Baha'i fast "essentially a period of meditation and prayer"

February 26, 2008
Emerson Boergadine, a photographer in Los Angeles, terms the Baha'i fast an annual "invigoration" of one's life.

LOS ANGELES, United States — Baha'is around the world will arise for prayers before sunup on March 2 as they begin their yearly fasting period – "an annual renewal of faith," says Emerson Boergadine, a young photographer in Los Angeles.

"It's an invigoration, an annual cleansing," he said of the fast, which is a special time for prayer and also involves abstaining from food and drink between sunrise and sundown for 19 straight days. Members of the Baha'i Faith ages 15 to 70 observe the fast, which ends just before the Baha'i new year on March 21.

Mr. Boergadine, who is 28 and will be observing the fast for the 14th time, said it helps a person focus on their essential spiritual nature.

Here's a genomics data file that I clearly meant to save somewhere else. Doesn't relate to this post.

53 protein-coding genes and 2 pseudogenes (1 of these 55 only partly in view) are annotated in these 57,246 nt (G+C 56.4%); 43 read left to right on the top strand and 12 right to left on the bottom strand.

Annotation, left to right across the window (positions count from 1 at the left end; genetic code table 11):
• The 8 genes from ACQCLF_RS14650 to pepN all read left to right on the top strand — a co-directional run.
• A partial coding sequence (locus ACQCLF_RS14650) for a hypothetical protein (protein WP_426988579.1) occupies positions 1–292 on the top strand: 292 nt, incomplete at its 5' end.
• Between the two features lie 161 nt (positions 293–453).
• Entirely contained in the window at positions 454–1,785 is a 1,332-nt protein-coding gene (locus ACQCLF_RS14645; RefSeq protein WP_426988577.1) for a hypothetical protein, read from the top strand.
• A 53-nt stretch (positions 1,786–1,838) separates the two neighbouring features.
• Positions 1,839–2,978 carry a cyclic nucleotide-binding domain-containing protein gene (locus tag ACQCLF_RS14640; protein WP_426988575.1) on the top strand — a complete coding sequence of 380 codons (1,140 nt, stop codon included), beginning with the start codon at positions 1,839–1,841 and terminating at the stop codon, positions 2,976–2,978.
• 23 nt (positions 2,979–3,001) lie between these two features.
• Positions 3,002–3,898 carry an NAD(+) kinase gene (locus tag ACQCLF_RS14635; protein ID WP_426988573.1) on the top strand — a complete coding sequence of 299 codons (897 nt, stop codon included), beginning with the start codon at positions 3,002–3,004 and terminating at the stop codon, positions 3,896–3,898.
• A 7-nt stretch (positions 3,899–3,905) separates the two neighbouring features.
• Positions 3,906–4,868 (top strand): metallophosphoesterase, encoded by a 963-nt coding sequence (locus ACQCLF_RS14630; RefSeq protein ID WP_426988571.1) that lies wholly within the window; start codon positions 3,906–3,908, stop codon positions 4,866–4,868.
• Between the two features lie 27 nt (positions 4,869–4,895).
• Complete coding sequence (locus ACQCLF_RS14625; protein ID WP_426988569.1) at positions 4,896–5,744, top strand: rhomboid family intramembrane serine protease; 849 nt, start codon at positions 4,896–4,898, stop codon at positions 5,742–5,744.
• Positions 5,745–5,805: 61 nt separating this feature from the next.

"While you are practicing detachment from the physical world, you are reminded of your attachment to the spiritual world," he said.

Shoghi Effendi, the head of the Baha'i Faith from 1921 until his passing in 1957, described the fast in this way: "It is essentially a period of meditation and prayer, of spiritual recuperation, during which the believer must strive to make the necessary readjustments in his inner life, and to refresh and reinvigorate the spiritual forces latent in his soul."

Lorenia De La Vega – a native of Mexico who grew up in the United States and is currently working in Spain as a translator – joined the Baha'i Faith last October and will be observing the fast for the first time.

"Everyone that I've spoken with says that the fast is one of the most incredible experiences you can have," said Ms. De La Vega, who is 25. "I am really looking forward to it. They say that it is an incredible time of personal growth. The phrase that I've heard everyone saying is you're cleansed of everything else except prayer and that your senses feel alive."

It is the focus on prayer that she particularly is looking forward to.

"Prayer is one of the most important things in my life," she said. "I used to think that it was just something to do to calm yourself down. But I've had amazing experiences with prayer ever since I became a Baha'i."